Edinburgh Festival Fringe theatre review: Broken Windows, reviewed by The Scotsman’s Alison Kerr.
This enjoyable if uneven show was inspired by Caitlin Moran’s version of the “Broken Windows” theory, whereby an analogy is made between the observation that if one window in an empty building is left unrepaired following vandalism, then the vandals will return and break in, and the idea that “if we live in a climate where female pubic hair is considered distasteful, or famous and powerful women are constantly pilloried for being too fat or too thin, or badly dressed, then, eventually, people start breaking into women.”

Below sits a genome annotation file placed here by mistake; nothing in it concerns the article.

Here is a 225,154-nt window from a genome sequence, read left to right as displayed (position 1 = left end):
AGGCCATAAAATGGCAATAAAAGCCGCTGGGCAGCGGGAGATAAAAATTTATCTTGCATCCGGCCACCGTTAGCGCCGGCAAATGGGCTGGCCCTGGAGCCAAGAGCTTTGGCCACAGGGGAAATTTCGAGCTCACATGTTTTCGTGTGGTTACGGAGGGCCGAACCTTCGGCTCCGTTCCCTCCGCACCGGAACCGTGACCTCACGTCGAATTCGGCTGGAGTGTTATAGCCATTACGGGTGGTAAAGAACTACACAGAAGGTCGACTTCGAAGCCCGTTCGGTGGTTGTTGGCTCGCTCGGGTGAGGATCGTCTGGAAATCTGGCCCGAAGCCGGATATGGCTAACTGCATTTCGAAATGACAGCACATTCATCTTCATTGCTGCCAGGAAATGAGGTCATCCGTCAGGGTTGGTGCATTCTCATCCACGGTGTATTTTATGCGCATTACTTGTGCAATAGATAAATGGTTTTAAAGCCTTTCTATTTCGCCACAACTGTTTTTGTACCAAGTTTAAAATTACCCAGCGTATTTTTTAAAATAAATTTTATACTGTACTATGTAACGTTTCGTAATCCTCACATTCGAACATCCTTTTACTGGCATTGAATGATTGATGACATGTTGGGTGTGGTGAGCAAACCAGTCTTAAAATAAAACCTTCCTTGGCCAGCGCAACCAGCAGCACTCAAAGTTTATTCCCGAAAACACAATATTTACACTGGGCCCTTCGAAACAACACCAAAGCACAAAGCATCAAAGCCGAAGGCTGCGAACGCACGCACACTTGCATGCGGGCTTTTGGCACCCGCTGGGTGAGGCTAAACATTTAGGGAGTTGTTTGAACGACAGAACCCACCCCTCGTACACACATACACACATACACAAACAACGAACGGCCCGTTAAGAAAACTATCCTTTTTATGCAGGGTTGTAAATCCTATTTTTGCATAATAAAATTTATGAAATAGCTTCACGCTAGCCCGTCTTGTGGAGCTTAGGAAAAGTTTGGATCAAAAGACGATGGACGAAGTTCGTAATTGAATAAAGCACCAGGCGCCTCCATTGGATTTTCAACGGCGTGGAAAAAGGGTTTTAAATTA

Writer/performer Caitlin Ince re-enacts interviews she’s conducted with a diverse bunch of teenage girls in order to find out what it means to be young and female now, and if the Broken Windows theory applies.
There are laughs along the way, notably in the clever use of song (the impressive music is performed by its composer, Matthew White) and the terrific comic expressions and timing of Owen Jenkins, who plays various characters. Ince is very appealing and impresses with her skill at capturing accents (though she slips in and out of them unintentionally at times) but the show loses momentum halfway through and doesn’t really have anything new to say.
Pleasance Courtyard (Venue 33) until 31 August / listings
Published in The Scotsman on 22 August 2015
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